Government Job Profile: Crossing Guard

crossing guard helping children across an intersection
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Johnny runs as fast as he can to chase his friend down the sidewalk. It isn’t usually this foggy when he walks to school, but this time of year, the dawn breaks about half way along his routine journey. Johnny closes in on Tommy as they near their usual finish line, the last street sign before they cross the busy street in front of their school.

The race is closer than it has ever been. Johnny runs as fast as he can.

His fingers barely miss Tommy’s shirt flapping just out of reach. In the instant the race is over Tommy has no time to gloat. A grown man’s arm thuds against their chests just as a red sports car whizzes no more than three feet from their noses. The exhaust fumes irritate their already overworked lungs.

“You boys need to watch where you’re going! You could have been killed!” The crossing guard looks at them in disgust, his eyes still wide from the close encounter with the car. Johnny and Tommy knew realized they lost control and that if the crossing guard had not had cat-like reflexes, they could have been seriously injured or killed.

Crossing guards protect children on their ways to and from school ensuring the children make it safely across streets. A job as a crossing guard is not something one takes as a start to a career. Individuals who work another job from home and those with flexible hours may take on a crossing guard job for side money.

It is a seasonal part-time job that only takes a few hours a day, but it is critical to children’s safety.

The Selection Process

Crossing guards are hired through the normal government hiring process. Because crossing guards work alone with children, school districts usually conduct extensive background checks on applicants to these positions.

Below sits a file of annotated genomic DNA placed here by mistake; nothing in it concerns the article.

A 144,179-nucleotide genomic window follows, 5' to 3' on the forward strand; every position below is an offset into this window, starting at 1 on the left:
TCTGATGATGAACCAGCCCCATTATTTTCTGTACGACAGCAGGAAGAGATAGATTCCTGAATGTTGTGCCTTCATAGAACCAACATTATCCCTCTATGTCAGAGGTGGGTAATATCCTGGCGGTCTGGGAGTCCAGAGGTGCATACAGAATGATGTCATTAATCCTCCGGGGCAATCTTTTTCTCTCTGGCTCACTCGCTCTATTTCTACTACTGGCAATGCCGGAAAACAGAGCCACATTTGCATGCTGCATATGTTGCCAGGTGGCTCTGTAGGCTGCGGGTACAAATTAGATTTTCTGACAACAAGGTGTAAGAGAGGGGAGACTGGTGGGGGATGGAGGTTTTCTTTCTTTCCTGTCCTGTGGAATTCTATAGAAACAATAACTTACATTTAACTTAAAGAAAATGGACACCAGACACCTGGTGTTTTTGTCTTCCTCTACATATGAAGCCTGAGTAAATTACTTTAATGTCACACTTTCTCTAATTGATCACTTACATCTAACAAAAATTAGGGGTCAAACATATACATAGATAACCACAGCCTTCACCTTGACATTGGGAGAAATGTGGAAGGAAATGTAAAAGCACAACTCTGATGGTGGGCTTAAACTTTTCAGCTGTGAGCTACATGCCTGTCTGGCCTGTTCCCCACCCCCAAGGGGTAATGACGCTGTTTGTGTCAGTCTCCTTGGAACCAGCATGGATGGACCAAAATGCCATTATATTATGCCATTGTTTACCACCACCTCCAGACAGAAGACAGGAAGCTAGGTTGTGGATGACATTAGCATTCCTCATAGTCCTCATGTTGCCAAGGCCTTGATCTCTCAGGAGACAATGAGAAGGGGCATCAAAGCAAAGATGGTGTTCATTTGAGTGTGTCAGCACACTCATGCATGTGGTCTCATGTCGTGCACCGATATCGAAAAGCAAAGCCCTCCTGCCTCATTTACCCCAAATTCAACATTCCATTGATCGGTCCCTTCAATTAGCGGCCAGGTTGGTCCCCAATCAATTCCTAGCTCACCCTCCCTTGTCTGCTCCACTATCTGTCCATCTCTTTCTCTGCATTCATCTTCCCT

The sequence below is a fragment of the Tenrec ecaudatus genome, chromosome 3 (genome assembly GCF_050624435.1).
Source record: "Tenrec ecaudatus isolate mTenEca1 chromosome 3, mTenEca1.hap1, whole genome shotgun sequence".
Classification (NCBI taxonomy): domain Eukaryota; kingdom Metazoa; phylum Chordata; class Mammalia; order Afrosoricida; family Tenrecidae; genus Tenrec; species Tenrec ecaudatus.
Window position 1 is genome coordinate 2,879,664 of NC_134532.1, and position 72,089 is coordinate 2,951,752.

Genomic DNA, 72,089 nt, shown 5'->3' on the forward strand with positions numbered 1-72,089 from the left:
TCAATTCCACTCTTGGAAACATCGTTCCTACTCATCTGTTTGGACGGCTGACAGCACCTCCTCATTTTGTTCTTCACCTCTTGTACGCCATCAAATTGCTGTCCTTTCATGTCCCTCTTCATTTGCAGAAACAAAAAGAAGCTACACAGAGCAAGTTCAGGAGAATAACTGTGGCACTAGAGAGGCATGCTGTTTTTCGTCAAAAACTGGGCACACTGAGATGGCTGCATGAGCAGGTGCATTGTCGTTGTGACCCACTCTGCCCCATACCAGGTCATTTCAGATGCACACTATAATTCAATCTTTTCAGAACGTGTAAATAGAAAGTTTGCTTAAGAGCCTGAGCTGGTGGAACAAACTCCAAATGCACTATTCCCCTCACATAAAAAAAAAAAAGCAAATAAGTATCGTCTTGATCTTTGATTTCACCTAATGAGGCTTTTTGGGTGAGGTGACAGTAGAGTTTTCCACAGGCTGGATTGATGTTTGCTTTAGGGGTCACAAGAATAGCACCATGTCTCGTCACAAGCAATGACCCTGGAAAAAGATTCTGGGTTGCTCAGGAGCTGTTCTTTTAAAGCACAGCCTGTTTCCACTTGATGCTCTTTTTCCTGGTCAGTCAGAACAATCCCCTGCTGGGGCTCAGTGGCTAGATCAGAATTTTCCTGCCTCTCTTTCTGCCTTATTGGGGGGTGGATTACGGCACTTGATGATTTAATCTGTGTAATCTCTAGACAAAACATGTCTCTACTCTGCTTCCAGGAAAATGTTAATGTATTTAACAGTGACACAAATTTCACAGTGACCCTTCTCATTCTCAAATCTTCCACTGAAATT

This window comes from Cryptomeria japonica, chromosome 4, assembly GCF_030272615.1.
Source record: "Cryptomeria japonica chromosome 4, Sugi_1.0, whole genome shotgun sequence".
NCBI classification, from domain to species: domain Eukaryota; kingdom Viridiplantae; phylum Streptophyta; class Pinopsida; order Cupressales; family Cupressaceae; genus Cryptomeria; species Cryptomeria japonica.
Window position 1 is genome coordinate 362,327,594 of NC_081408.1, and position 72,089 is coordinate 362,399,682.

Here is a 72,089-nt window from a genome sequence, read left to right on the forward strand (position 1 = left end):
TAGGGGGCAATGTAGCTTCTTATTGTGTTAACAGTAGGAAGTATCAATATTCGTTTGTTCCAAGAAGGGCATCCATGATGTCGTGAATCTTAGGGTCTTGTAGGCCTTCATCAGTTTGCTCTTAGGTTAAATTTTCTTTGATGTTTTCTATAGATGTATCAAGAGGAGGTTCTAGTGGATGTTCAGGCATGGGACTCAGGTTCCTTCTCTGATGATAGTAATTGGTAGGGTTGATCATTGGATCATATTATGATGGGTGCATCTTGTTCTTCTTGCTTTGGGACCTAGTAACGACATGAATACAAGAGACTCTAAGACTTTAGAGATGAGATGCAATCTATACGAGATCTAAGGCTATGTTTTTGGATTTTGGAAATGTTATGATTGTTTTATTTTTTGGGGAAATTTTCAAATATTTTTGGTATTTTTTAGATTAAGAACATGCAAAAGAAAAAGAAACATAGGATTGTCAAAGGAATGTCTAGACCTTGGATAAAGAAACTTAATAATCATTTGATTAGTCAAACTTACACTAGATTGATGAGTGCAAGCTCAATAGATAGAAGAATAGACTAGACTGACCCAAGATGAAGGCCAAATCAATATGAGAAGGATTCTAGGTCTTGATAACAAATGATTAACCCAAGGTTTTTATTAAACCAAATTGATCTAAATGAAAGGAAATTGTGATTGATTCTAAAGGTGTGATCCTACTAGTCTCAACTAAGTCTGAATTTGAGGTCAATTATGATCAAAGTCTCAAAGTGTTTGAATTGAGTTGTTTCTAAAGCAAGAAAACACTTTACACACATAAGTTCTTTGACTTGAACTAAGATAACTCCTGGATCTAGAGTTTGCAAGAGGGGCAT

They are supervised by a manager in the district’s central office. That manager is responsible for selecting new crossing guards.

The Education You'll Need

At most, crossing guard positions may require a high school diploma or GED. It is helpful for crossing guards to be licensed drivers so they know what it is like for drivers to interact with crossing guards. When crossing guards are licensed drivers, they also know the common mistakes drivers tend to make and how to prevent them from happening.

The Experience You Need

Applicants for crossing guard positions do not need any specific experience. All the necessary training is provided by the school district. It is helpful for applicants to have some meaningful work experience so the hiring manager knows the applicant can successfully hold a job. Any gaps in employment history should be explained on the application form.

What You'll Do

Crossing guards help children safely cross streets near schools. They only work a few hours a day, during the hour or so immediately preceding and following the school day. While the children are in school and under the supervision of teachers, crossing guards are not needed.

Crossing guards are strategically positioned at intersections or crosswalks with high volumes of foot traffic or vehicle traffic.

So they can be identified by school children and seen by drivers, crossing guards wear brightly colored vests or jackets and carry large stop signs.

When children come to a crossing guard’s location, the crossing guard assesses the vehicle traffic to determine when the children can safely cross the street. For intersections and crosswalks with pedestrian lights, the crossing guard can hold the children until the sign indicates that pedestrians can cross. Small children often do not understand the lights or forget they are present.

The crossing guard can also walk out into the street holding up the stop sign. Drivers must stop for crossing guards. The crossing guard stands in the middle of the street holding up the sign until the children have crossed the street.

When crossing guards see drivers violating traffic laws, they take down vehicle license plate numbers.

They report the numbers to police and school officials. If police notice a pattern of traffic violations around a school, they may send police officers to patrol the area looking for particular violations.

Crossing guards also report misbehaving children to teachers or principals. Undisciplined children can be more than a nuisance around busy streets; they can endanger themselves, other students and drivers.

A crossing guard’s work is performed outside. Protective clothing may be necessary on days with heavy precipitation or at duty locations without shade. If schools are closed, the crossing guards do not report for duty.

What You'll Earn

According to 2014 data from the US Bureau of Labor Statistics, crossing guards earn an average of $13.00 per hour. The median wage is $11.90 per hour. The bottom 10% of crossing guards earn $8.42 per hour or less while the top 10% earn $18.53 per hour or more.